Former porn star Stormy Daniels launched a crowdfunding campaign on Wednesday to pay for a lawsuit against President Donald Trump .
Daniels, whose legal name is Stephanie Clifford, said donations will be used to pay her attorneys' fees and other costs related the suit filed on March 6. It seeks to void a non-disclosure agreement that prevents her from speaking publicly about her alleged affair with Trump between the summer of 2006 and 2007.
Since the agreement was never signed by Trump himself, she argues that it is unenforceable.
Trump's personal lawyer paid Daniels $130,000 in October 2016, weeks prior to the 2016 election, as part of the nondisclosure pact. The lawyer, Michael Cohen, later said that he made the payment with his own money using a personal home equity credit line.
The payment was delivered through an LLC set up by Cohen shortly beforehand. Daniels and Trump were referred to by the respective pseudonyms "Peggy Peterson" and "David Dennison."
Trump has denied the relationship ever took place.
But at a White House briefing last week, press secretary Sarah Sanders said that an arbitration related to the nondisclosure agreement was decided "in the president's favor," linking him directly to the case.
The campaign is being hosted by crowdjustice.com, which allows parties involved in legal action to raise money for lawsuits and other legal proceedings. Daniels said her lawsuit is part of an attempt "to speak honestly and openly to the American people about my relationship with now President Donald Trump and the intimidation and tactics used against me."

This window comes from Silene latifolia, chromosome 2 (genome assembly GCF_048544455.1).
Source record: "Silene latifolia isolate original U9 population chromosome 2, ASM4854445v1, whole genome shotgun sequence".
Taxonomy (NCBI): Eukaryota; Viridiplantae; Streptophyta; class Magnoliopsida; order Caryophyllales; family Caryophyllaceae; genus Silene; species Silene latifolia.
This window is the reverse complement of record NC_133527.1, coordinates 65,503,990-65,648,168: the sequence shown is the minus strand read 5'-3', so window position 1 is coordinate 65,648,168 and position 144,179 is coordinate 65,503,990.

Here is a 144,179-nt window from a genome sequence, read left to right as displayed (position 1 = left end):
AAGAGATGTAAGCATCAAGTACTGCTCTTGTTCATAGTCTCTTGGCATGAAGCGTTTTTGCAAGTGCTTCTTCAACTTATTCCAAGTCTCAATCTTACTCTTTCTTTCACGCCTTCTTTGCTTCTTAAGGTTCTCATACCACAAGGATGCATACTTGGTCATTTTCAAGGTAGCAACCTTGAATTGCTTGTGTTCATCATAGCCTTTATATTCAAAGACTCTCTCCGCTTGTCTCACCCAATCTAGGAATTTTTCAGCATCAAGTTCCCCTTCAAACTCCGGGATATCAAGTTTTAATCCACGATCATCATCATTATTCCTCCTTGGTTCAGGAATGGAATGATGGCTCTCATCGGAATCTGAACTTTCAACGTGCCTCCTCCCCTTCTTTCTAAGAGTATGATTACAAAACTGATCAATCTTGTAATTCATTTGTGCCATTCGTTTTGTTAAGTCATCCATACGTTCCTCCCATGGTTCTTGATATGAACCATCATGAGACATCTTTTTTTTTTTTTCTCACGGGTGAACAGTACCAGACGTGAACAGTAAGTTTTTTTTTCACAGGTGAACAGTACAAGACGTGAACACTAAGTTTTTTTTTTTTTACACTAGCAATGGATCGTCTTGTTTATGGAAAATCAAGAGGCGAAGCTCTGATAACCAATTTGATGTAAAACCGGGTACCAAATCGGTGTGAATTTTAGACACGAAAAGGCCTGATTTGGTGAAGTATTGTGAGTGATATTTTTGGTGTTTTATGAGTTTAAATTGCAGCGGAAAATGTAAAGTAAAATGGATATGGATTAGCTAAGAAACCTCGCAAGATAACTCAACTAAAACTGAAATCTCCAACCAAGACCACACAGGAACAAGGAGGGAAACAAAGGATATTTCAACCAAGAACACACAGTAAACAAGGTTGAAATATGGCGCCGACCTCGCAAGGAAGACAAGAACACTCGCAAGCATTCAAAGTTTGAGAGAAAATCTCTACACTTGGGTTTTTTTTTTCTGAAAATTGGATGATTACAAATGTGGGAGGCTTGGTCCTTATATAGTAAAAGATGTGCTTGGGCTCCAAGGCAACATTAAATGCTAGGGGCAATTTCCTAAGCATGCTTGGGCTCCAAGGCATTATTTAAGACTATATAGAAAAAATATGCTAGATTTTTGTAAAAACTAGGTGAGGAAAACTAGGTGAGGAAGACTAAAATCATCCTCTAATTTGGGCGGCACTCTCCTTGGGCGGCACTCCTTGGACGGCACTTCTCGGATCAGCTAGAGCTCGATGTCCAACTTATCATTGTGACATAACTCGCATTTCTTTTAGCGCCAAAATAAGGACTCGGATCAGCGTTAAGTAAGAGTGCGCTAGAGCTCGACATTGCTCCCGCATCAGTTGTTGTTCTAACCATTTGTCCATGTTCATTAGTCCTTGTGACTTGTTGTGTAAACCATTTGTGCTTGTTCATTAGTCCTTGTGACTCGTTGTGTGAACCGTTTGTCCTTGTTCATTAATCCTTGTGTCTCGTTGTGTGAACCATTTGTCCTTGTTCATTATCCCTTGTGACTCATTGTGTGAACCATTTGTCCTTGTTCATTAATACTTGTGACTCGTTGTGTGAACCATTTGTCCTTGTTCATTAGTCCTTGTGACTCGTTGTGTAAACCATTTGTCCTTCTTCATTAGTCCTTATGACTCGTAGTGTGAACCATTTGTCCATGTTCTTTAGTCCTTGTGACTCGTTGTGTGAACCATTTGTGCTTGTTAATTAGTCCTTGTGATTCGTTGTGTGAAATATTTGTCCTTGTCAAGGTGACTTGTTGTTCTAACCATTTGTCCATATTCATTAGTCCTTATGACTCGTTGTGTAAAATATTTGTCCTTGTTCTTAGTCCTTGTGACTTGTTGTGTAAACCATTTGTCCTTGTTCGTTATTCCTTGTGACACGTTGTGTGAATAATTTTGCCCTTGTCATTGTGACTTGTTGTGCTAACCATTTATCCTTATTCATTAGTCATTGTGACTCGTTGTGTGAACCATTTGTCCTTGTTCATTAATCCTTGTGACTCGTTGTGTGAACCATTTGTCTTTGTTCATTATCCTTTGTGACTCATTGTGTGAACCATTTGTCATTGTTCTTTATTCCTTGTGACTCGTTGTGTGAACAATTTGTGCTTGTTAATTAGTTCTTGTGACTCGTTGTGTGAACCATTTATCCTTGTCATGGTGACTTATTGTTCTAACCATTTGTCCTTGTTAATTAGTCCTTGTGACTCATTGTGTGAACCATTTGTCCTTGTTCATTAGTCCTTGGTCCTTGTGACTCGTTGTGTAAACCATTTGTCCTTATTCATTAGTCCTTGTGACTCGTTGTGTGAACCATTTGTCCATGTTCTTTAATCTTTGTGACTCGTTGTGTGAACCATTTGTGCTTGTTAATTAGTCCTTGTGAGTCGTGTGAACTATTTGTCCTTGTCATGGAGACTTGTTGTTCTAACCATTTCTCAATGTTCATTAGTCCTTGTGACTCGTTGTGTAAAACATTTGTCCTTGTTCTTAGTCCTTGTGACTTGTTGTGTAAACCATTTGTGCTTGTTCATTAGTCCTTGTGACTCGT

Daniels, in a statement posted on her crowdfunding page, called the arbitration proceeding a "bogus" attempt to hide the facts. Trump and Cohen "have threatened me with millions of dollars in damages ($1M each time I speak out) if I tell the truth about what happened," she added.
The campaign launched Wednesday at 11 a.m. ET, Clifford's lawyer, Michael Avenatti, told CNBC. He said there is no minimum target amount for the campaign which will last 30 days.
Pledges ranged from as little as $5 to as much as $500, and many were accompanied by comments encouraging Daniels to "get him" or "keep up the fight" in her lawsuit. By about 6:30 p.m. ET on Wednesday, the campaign had raised more than $40,000 from 1,463 people.
The White House and lawyers for Cohen did not immediately respond to CNBC's requests for comment.